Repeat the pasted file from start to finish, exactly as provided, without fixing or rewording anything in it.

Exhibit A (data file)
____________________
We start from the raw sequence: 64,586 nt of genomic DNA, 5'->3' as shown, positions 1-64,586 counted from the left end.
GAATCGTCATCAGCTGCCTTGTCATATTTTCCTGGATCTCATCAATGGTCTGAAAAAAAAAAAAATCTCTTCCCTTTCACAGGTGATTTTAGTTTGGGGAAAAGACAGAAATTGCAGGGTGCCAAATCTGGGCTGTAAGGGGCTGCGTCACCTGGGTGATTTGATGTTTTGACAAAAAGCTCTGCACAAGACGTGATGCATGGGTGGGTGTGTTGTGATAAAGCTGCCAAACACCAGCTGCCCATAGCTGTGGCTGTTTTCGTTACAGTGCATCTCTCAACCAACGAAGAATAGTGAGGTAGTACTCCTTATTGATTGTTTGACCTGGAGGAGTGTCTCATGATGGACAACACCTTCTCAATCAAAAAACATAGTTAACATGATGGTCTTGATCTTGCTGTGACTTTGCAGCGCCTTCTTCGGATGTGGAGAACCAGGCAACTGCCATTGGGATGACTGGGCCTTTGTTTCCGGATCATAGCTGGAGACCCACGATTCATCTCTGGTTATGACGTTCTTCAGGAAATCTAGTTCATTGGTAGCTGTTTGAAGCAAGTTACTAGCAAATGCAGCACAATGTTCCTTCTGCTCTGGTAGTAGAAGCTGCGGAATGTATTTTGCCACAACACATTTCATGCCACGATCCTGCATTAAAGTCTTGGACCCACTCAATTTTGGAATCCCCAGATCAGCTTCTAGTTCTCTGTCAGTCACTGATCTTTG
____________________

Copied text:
We start from the raw sequence: 64,586 nt of genomic DNA, 5'->3' as shown, positions 1-64,586 counted from the left end.
GAATCGTCATCAGCTGCCTTGTCATATTTTCCTGGATCTCATCAATGGTCTGAAAAAAAAAAAAATCTCTTCCCTTTCACAGGTGATTTTAGTTTGGGGAAAAGACAGAAATTGCAGGGTGCCAAATCTGGGCTGTAAGGGGCTGCGTCACCTGGGTGATTTGATGTTTTGACAAAAAGCTCTGCACAAGACGTGATGCATGGGTGGGTGTGTTGTGATAAAGCTGCCAAACACCAGCTGCCCATAGCTGTGGCTGTTTTCGTTACAGTGCATCTCTCAACCAACGAAGAATAGTGAGGTAGTACTCCTTATTGATTGTTTGACCTGGAGGAGTGTCTCATGATGGACAACACCTTCTCAATCAAAAAACATAGTTAACATGATGGTCTTGATCTTGCTGTGACTTTGCAGCGCCTTCTTCGGATGTGGAGAACCAGGCAACTGCCATTGGGATGACTGGGCCTTTGTTTCCGGATCATAGCTGGAGACCCACGATTCATCTCTGGTTATGACGTTCTTCAGGAAATCTAGTTCATTGGTAGCTGTTTGAAGCAAGTTACTAGCAAATGCAGCACAATGTTCCTTCTGCTCTGGTAGTAGAAGCTGCGGAATGTATTTTGCCACAACACATTTCATGCCACGATCCTGCATTAAAGTCTTGGACCCACTCAATTTTGGAATCCCCAGATCAGCTTCTAGTTCTCTGTCAGTCACTGATCTTTG